By Jonathan Lois
A member representing Ikwuano constituency in Abia House of Assembly, Stanley Nwabuisi (PDP) on Sunday, stressed the need for early preparations to guarantee free, fair and credible elections in Nigeria in 2023.
Nwabuisi made the call in an interview with the Authority newspaper in Abuja.
He said that part of the early preparations should include laws that would entrench electoral reforms with a view to having credible elections in the country.
While expressing concern that the country’s electoral process recorded “systematic failure’’ in the past, Nwabuisi said that the way out would be to ensure electoral reforms critical in the conduct of free, fair and credible elections in future.
Reacting to the outcome of the recent governorship and National Assembly elections in Bayelsa and Kogi as well as the 2019 general elections, the lawmaker said “of course we all know what is happening.
“There is no way we can say they were free and fair elections because they were marred with irregularities.
“It is important for us to go back and look into those electoral reforms and see how we can begin to turn things around.
“I am happy that the 9th National Assembly is already looking in that direction in order to
pass that amended Electoral Act into law and hopefully Mr President will assent to it this time so that we can begin to have a semblance of free, fair and credible elections.
He added that the country needed to get its elections right to make appreciable progress.
“I believe that for us to move forward as a country, we need to get our elections right.
“And for us to get our elections right, we need to get the right laws to guide the process.
“There were moves to get it right in the last assembly where Senators and members of the
House of Representatives did their best to come up with electoral reforms bill.
“Unfortunately it was not accepted so, we could not use that during the 2019 general elections.
“However, I am very hopeful that if we want to move forward and if this
government is really sincere, there is need to dust out the electoral reform bill and further amend it.
“This can be achieved using the experiences of the 2003 general elections as a date so that Nigerians can have proper
guidelines and laws for future elections to be free and fair.
“But for now we do not have free, fair and credible elections,’’ Nwabuisi said.
He blamed numerous inconclusive elections recorded in recent elections on the unpreparedness of the electoral umpire to conduct acceptable elections.
According to him, there are so many things that can lead to an inconclusive election.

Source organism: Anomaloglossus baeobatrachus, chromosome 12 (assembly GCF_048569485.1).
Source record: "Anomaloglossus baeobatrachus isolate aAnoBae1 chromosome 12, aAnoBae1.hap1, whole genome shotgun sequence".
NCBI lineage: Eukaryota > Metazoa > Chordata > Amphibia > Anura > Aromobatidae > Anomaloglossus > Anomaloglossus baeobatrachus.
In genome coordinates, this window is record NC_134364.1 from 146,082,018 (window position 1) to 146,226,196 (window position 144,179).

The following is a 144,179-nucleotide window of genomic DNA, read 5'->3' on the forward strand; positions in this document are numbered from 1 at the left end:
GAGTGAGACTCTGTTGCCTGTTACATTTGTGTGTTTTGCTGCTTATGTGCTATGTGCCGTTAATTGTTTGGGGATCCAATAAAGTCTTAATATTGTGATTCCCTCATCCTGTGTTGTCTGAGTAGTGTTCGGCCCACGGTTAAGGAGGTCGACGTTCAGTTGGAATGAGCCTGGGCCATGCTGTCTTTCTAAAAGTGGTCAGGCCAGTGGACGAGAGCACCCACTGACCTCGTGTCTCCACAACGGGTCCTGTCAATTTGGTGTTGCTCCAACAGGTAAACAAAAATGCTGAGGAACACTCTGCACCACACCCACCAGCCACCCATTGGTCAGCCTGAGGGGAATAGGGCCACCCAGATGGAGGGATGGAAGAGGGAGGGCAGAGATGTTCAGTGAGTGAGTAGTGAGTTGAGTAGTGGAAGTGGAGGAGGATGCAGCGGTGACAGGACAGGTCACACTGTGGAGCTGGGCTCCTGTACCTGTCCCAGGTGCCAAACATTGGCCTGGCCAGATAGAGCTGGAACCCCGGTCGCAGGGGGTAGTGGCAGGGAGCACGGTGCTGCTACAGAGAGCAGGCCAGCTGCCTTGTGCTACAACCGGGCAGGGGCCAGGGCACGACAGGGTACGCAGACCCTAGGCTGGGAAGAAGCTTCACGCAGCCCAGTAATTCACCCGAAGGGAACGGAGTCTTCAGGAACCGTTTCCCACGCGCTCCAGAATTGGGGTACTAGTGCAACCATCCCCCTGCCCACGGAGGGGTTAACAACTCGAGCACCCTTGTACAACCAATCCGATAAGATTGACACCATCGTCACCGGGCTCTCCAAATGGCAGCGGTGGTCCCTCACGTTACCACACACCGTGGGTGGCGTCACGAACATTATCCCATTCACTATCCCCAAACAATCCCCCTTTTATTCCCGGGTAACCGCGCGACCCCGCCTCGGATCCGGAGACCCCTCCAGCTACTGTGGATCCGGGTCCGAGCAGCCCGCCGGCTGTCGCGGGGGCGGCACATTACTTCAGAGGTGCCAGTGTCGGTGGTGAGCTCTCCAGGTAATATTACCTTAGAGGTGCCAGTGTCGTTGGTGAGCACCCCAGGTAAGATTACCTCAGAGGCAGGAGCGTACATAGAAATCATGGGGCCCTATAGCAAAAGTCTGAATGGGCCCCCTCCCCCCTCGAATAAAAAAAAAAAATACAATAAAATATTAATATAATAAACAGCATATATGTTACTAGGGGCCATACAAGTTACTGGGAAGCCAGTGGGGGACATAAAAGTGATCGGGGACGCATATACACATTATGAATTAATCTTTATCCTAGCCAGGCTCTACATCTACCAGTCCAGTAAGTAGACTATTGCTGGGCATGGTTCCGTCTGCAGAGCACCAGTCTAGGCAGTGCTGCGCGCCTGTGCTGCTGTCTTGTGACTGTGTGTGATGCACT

“But we’ve been able to observe that fundamentally it is the
unpreparedness of the Independent National Electoral Commission (INEC) to have conclusive elections.
“We are hoping and praying that INEC will increase its capacity to conduct acceptable
elections and start preparations on time.
“Then we should be able to conclude elections,’’ Nwabuisi said.
The lawmaker further urged political parties and other stakeholders in the electoral process to adhere to the electoral guidelines to ensure conclusive elections.
“Political parties should join hands with other
stakeholders in this regard so that elections can be conclusive.
“What we have seen happening is that some politicians in connivance with
Some unscrupulous officials tried to subvert the will
of the people by declaring elections inconclusive.
“But I hope that we will be able to solve that situation in the next general elections.
Nwabuisi also decried the involvement of the military in elections in the country.
According to him, our laws do not allow the military to be involved in elections in any way.
“The military are supposed to provide territorial protection for our country.
“The responsibility of securing and ensuring peaceful elections is rests with the
Police and the Nigeria Security and Civil Defence Corps (NSCDC).
“But then again it brings to question the capacity of the police to effectively man the elections.
“The police seem to be overwhelmed. Most things even seem to be compromised in the electoral process.
“That is why you know how the military community wants to assist.
“And from our system it looks as if they are virtually taking over the role of the police during
“We are hopeful that this country will get to the point
where the military will have no business in the electoral process, it is
the primary responsibility of the police.
“So we need to build a better policing system so that they will be able to take charge of their
responsibilities during elections,’’ Nwabuisi said.